Today, the most notable feature of the modern world is the growing concern for the future, since human society is immersed in a “giant, uncontrolled experiment” (McNeill, 2000), which it has caused, where natural and social processes are connected in an unprecedented way, generating new unpredictable and surprising dynamics and synergies that are threatening the human species, planetary equilibrium and the whole of life itself. Faced with the above situation, science as a whole is compelled to look back in order to learn from the past (lessons), and to adopt a rigorous historical perspective that will provide a thorough understanding of current situations from a socio-ecological perspective, capable of orchestrating interdisciplinary research into relations between society and nature.
Over this last decade, the concept of social metabolism has gained prestige as a theoretical instrument for the required analysis, to such an extent that there are now dozens of researchers, hundreds of articles and several books that have adopted and use this concept. However, there is a great deal of variety in terms of definitions and interpretations, as well as different methodologies around this concept, which prevents the consolidation of a unified field of new knowledge. The fundamental aim of the book is to conduct a review of the past and present usage of the concept of social metabolism, its origins and history, as well as the main currents or schools that exist around this concept. At the same time, the reviews and discussions included are used by the authors as starting points to draw conclusions and propose a theory of socio-ecological transformations.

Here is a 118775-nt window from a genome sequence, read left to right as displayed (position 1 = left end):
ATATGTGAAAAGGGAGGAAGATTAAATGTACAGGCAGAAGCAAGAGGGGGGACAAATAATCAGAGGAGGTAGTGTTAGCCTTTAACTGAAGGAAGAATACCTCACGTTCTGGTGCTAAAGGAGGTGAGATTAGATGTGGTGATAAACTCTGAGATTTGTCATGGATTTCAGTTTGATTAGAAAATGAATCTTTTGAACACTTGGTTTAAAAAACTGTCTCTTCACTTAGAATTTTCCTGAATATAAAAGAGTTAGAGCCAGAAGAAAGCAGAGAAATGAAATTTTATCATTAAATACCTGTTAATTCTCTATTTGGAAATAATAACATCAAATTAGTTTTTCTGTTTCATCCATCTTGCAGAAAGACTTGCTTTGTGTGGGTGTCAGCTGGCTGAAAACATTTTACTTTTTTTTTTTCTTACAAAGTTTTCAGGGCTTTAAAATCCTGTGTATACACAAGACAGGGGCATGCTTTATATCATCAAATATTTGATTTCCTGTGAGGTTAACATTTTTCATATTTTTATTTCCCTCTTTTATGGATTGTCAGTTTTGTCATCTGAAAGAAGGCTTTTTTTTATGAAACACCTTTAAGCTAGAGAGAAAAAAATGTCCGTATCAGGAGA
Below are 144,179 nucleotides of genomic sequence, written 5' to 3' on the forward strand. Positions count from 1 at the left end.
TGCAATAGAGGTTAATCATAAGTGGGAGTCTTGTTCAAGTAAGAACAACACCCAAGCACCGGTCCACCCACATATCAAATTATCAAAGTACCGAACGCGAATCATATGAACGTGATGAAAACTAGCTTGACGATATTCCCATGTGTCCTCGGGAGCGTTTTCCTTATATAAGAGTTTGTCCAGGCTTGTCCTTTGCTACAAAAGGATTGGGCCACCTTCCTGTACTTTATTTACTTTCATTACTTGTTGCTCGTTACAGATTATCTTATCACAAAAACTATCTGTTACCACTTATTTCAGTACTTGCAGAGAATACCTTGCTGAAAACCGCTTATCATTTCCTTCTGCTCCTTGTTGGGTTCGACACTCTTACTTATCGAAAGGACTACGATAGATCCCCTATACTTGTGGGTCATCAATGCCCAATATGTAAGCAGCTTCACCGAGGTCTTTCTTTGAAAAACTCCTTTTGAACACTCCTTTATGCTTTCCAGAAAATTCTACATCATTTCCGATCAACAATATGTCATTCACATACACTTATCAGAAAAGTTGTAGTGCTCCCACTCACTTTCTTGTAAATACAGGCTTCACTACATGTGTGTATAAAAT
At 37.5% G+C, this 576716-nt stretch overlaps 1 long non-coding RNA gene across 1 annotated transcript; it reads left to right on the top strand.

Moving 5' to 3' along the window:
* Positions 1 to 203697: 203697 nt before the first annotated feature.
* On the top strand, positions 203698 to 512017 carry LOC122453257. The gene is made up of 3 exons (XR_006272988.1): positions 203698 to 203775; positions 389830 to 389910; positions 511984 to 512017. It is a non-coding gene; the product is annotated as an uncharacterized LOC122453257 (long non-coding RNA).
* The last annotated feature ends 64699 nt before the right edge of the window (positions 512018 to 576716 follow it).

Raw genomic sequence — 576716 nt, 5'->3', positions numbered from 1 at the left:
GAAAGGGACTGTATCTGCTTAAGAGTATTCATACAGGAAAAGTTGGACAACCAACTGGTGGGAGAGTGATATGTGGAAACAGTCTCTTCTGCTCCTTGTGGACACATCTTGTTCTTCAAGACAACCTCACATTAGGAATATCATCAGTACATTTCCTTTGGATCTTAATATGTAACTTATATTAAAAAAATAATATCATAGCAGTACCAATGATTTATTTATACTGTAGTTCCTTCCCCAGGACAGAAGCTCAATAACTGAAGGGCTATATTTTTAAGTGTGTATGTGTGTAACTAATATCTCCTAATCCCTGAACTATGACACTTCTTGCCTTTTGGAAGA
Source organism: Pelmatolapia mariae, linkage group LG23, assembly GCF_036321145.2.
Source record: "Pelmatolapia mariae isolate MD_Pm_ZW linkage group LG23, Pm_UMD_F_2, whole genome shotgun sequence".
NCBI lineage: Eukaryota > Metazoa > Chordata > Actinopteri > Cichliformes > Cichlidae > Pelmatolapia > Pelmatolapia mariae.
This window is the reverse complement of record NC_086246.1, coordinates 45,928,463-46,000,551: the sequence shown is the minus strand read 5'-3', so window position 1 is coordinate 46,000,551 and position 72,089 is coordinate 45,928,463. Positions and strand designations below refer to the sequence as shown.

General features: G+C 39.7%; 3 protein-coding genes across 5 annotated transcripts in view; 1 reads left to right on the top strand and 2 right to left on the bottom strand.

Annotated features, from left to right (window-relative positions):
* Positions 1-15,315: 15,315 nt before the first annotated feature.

The theoretical and methodological innovations of this book include: a. the rigorous definition of a basic model for the process of social metabolism;
b. the distinction of two types of metabolic processes: tangible and intangible;
c. detailed discussion regarding the concept of nature appropriation;
d. analysis of the social metabolism at different scales (spatial dimension);
e. historical analysis of the social metabolism (temporal dimension and socio-ecological change);
f. overcoming the merely “systemic” or “cybernetic” nature of approaches, giving protagonism to collective action; and consequence and explanation of the above:
g. integration of an ethical and political dimension to the theory.